Forum Index » Editor's Roundtable » 2007 Montane eVENT Quick-Fire Jacket REVIEW


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Benjamin Smith
(bugbomb) - F - M

Locale: South Texas
2007 Montane eVENT Quick-Fire Jacket REVIEW on 04/24/2007 22:36:12 MDT Print View

Companion forum thread to:

2007 Montane eVENT Quick-Fire Jacket REVIEW

kevin davidson
(kdesign) - F

Locale: Mythical State of Jefferson
quickdraw Quickfire questions on 04/24/2007 23:14:16 MDT Print View

That's an awfully expensive hardshell. We can only hope the exchange rate will improve (hah!). Montane continues to make well designed garments with a large focus on keeping the weight down. Good to see real functional cuffs that can be opened and some attempt at venting options on such a light shell. Nice to see weights given for different sizes in the review.

My continuing question about eVENT is will the PFTE membrane lose it's oleophobic qualities and eventually be contaminated w/ dirt, salts, body oils and subsequently leak or otherwise degrade. I'm thinking both long trip scenarios and long term use.

Secondly, will we ever see lighter forms of eVENT? Outdoor Research proved that a real sub 10oz.hardshell jacket using a top tier W/B material that was not cut ridiculously short, is possible (in the case of the Zealot and Celestial, using Goretex Paclite).

Edited by kdesign on 04/24/2007 23:37:55 MDT.

Miguel Arboleda
(butuki) - MLife

Locale: Kanto Plain, Japan
Re: 2007 Montane eVENT Quick-Fire Jacket REVIEW on 04/25/2007 01:00:29 MDT Print View

I'm not sure why having the velcro stormflap is considered a drawback. When walking hard and ventilation is a big consideration, but the rain is coming down strong, closing just the velcro tabs, but leaving the zipper open will provide excellent ventilation, no?

Roger Caffin
(rcaffin) - BPL Staff - MLife

Locale: Wollemi & Kosciusko NPs, Europe
Re: Re: 2007 Montane eVENT Quick-Fire Jacket REVIEW on 04/25/2007 04:11:26 MDT Print View

> closing just the velcro tabs, but leaving the zipper open will provide excellent ventilation, no?
Yep, too right.

The GoLite Zealot has a 'waterproof' zip. It isn't really waterproof in my experience, and both my wife and I have trouble getting the ends together to do it up. That's with bare hands in warm weather. In cold weather (like in the snow) it becomes ... VERY hard to do, and impossible with gloves on. Nice idea, but no thanks.

Cheers

Andy Dixon
(sideshowandy) - F - M
Montane Quickfire Review on 04/25/2007 05:17:36 MDT Print View

scientic studies at Leeds (UK) University clearly show that waterproof zippers are not reliable. they reported that the only guaranteed waterproof setup is double stormflaps with a drain channel - exactly as the Quickfire is built!

edit - forgot to add that manufacturers suggest that EVent must be kept clean with frequent washing and reproofing to maintain high performance levels.

Edited by sideshowandy on 04/25/2007 05:39:53 MDT.

Michael Davis
(mad777) - F

Locale: South Florida
Check this website - might be a good deal! on 04/25/2007 06:13:45 MDT Print View

I googled this jacket looking for $US sales on this item and found this ...

http://www.outdoorgb.com/p/montane_event_quick_fire_jacket/

Andy Dixon
(sideshowandy) - F - M
Montane Quickfire - best deal on 04/25/2007 07:08:47 MDT Print View

As far as I'm aware this is the best deal around at the moment

http://www.craigdonmountainsports.com/acatalog/Online_Catalogue_Montane_Mens_Event_Quickfire_Jacket_800.html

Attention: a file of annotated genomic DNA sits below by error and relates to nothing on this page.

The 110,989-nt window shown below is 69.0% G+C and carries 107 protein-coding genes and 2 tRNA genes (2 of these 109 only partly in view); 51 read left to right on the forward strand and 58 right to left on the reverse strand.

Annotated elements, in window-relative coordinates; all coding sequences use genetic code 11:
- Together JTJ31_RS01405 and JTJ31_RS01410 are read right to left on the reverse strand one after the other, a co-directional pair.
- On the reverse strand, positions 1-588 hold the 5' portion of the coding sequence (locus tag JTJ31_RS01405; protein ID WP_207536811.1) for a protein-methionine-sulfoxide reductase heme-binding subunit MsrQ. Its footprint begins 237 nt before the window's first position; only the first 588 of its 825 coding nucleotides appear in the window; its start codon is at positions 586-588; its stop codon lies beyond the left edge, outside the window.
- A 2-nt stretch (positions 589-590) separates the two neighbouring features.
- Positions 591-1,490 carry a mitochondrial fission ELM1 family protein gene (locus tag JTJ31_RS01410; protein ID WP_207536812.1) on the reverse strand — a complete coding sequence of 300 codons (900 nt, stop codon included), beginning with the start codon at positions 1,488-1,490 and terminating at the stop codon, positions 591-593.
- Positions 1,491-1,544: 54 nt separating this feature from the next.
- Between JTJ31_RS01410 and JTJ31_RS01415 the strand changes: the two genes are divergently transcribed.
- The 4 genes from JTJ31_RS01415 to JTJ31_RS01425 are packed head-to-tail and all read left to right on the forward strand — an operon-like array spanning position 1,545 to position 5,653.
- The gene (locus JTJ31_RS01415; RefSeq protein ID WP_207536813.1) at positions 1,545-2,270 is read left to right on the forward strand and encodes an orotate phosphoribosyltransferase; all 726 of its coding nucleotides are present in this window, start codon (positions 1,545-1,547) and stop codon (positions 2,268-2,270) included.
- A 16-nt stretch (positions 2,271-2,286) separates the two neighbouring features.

approx $200 - but I don't know if they'll ship abroad!

Don Wilson
(don) - MLife

Locale: Koyukuk River, Alaska
Re: Montane Quickfire Review - storm flaps on 04/25/2007 07:34:36 MDT Print View

Montane uses a similar storm flap design on the Featherlite H20 jacket - see this week's spotlite reviews.

This design works great for keeping out weather, but is a genuine hassle to operate, IMHO. The velcro tabs join the flaps join together, even when you are trying to operate the zipper, making the most basic function of simply unzipping the jacket an annoyance. I think this design needs more thought to come up with a way to close out weather without being a hindrance to the simple operation of the zipper. Other users may find this less of an issue - but I found it to be a genuine design issue.

Gary Pikovsky
(gosha007) - F - M

Locale: New Hampshire White Mountains
British invasion on 04/25/2007 08:27:09 MDT Print View

Doug, Will, Ryan and BPL,

Really glad to see Montane jackets reviewed on your website. The more the better. How about doing a review of Rab's new eVent shell line as well? If it wasn't for your site, I'd feel like I'm the only person in the States wearing Rab and Montane. Thank you.

I have the Rab Super Dru and some older Montane shells. Super Dru, at 14oz is not the lightest basic shell, but with all the features on it its not a basic, but a superb technical shell with full hood protection, padding and helmet compatibilty. By far the best jacket I've worn. The subtleties are worth it.

It would be great to see some more of these jackets reviewed.

Gary

Michael Davis
(mad777) - F

Locale: South Florida
A possible "fix" for sticky velcro. on 04/25/2007 08:37:57 MDT Print View

Don,

Maybe a "fix" to the sticky velcro problem would be to sew a flap of sil-nylon over the velcro on the storm flap. This could be the same size as the velcro strips and simply tacked with tread at the top of each strip.

Of course, to close the velcro one would have to move the sil-nylon strips out of the way. So, this probably doesn't solve the problem but reverses the problem.

At least one could choose one's problems to deal with. I wish we had that choice in other aspects of life!

Mike

Michael Davis
(mad777) - F

Locale: South Florida
Re: Best Deal on 04/25/2007 09:28:17 MDT Print View

Andy,

I checked with craigdon mountain sports. They do not ship outside the EU. :-(

Mike

Steve .
(pappekak) - F

Locale: Tralfamadore
Re: Montane Quickfire - best deal on 04/25/2007 09:38:29 MDT Print View